In this, our ELEVENTH DAY of the equivalent of PC gaming’s Leveson Inquiry, Senior Director of worldwide communications at EA Maxis Erik Reynolds has written a series of ‘transparent tweets’. These tweets indicate that a post on the Simcity forum about a hack for offline mode violated their Terms of Service, and the discussion would have to be moved elsewhere.
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Modder Runs SimCity Offline, Maxis Remains Silent

Two days ago, RPS published an article in which a Maxis insider revealed to us that SimCity does not, in fact, require the servers to run its non-regional game. Maxis reps had repeatedly insisted to the press that the game had to be online as it ran local computations on their own servers – a feature our source told us doesn’t exist at all. Extraordinarily, we’ve still yet to receive a statement from Maxis on the matter. Nor indeed have any of the rest of the games media who contacted EA for comments at the time of our story.

And now, if any further proof were needed, a modder has hacked the game to run entirely offline, and even play outside of the game’s ridiculously small borders.

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SimCity’s Sims Don’t Seem That Smart After All

Alongside the peculiarities of the server matters with SimCity, many are reporting that the game itself doesn’t perform as had previously been claimed. This is especially the case when it comes to the AI and pathfinding.

Disappointingly, the Glassbox Engine doesn’t appear to offer quite the independent nature of individual Sims as many had believed, and it really seems to be struggling with seemingly simple pathfinding and congestion issues.

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Maxis Insider Tells RPS: SimCity Servers Not Necessary

In all the fuss and mess of the disastrous SimCity launch, one refrain has been repeated again and again. While legions may be begging for an offline mode, EA representatives have been abundantly clear that this simply isn’t possible. Maxis’ studio head, Lucy Bradshaw, has told both Polygon and Kotaku that they “offload a significant amount of the calculations to our servers”, and that it would take “a significant amount of engineering work from our team to rewrite the game” for single player.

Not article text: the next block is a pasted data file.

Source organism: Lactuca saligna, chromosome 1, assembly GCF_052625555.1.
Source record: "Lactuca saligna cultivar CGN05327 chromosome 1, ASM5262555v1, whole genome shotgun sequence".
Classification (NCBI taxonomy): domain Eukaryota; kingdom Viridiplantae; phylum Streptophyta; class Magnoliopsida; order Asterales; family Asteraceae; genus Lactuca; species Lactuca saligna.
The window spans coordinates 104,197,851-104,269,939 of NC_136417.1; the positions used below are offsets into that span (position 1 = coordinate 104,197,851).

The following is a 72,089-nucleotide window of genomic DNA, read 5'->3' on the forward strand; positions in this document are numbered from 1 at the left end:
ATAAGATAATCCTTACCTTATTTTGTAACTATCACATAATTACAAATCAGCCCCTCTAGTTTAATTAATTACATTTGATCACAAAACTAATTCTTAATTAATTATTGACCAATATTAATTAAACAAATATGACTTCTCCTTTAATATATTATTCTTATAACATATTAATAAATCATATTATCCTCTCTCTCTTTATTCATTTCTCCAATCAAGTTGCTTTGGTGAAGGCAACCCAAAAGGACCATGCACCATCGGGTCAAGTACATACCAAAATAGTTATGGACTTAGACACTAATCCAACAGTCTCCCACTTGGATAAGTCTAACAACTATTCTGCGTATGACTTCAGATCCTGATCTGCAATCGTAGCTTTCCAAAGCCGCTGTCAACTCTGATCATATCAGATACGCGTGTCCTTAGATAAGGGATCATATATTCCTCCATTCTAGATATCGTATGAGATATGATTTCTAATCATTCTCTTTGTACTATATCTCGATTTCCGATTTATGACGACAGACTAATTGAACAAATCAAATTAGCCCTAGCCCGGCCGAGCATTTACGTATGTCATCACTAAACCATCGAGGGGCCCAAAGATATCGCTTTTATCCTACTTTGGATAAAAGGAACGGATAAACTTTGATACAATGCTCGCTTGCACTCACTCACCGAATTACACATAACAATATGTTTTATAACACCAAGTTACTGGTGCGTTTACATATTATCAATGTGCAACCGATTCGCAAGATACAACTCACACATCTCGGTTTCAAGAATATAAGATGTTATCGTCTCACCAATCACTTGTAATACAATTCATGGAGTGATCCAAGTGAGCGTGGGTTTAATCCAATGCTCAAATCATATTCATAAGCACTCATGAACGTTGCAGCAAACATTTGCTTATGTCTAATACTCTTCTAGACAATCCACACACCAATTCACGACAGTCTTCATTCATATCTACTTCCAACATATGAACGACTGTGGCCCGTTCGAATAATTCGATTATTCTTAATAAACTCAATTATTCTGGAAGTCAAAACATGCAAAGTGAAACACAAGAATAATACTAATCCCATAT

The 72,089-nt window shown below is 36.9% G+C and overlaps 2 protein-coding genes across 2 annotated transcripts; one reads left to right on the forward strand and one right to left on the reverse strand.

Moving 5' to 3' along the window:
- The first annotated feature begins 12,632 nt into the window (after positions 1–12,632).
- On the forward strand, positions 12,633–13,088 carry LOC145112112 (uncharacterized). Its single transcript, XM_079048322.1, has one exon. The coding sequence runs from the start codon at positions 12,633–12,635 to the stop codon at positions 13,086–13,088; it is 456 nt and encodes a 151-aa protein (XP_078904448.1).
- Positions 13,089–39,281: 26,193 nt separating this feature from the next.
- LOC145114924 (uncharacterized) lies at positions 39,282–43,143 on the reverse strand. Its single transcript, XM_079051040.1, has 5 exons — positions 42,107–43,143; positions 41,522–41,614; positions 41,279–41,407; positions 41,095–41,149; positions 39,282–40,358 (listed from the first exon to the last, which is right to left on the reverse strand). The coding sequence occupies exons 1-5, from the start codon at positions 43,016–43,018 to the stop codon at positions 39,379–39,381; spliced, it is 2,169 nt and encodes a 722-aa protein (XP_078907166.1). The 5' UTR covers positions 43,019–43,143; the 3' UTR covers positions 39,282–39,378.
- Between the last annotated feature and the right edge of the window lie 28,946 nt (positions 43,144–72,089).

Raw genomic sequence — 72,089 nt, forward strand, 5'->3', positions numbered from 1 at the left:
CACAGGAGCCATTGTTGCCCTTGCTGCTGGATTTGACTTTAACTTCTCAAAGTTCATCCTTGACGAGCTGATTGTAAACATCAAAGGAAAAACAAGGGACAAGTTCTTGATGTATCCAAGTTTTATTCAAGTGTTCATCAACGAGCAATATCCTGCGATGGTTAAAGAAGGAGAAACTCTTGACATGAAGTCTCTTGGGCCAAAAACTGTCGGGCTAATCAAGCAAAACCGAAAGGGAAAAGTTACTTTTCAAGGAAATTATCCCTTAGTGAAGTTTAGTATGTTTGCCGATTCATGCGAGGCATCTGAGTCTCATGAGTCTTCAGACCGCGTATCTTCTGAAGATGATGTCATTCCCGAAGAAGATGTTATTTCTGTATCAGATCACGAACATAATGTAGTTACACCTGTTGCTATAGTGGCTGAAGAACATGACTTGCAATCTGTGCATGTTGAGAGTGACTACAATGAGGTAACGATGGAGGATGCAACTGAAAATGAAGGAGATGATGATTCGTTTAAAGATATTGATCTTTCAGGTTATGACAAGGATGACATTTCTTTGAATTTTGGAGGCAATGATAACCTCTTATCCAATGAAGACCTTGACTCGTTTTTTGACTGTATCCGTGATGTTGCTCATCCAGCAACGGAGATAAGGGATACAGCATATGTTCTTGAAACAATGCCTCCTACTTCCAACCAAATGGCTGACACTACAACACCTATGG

A SimCity developer has got in touch with RPS to tell us that at least the first of these statements is not true. He claimed that the server is not handling calculations for non-social aspects of running the game, and that engineering a single-player mode would require minimal effort.

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SimCity Is Inherently Broken, Let’s Not Let This Go

EA reports that SimCity is slowly getting into a state where it’s playable. Many of the launch issues are getting sorted, and soon it may well be in such a place that it becomes functional. So we should forgive and forget, right? Wrong.

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Initial Impressions: SimCity

I hadn’t played SimCity until the UK version unlocked at midnight and I’ve barely slept since then. Intravenous coffee, fresh from the bean, and a sumo wrestler’s weight of dry roasted peanuts have seen me through the night and now I shall convert the experiences of the last twelve hours into words. This is not ‘Wot I Think’, it’s just a step toward a closer study of the slickness of the systems as well as their shortcomings, and it’s also a minor chronicle of the European launch.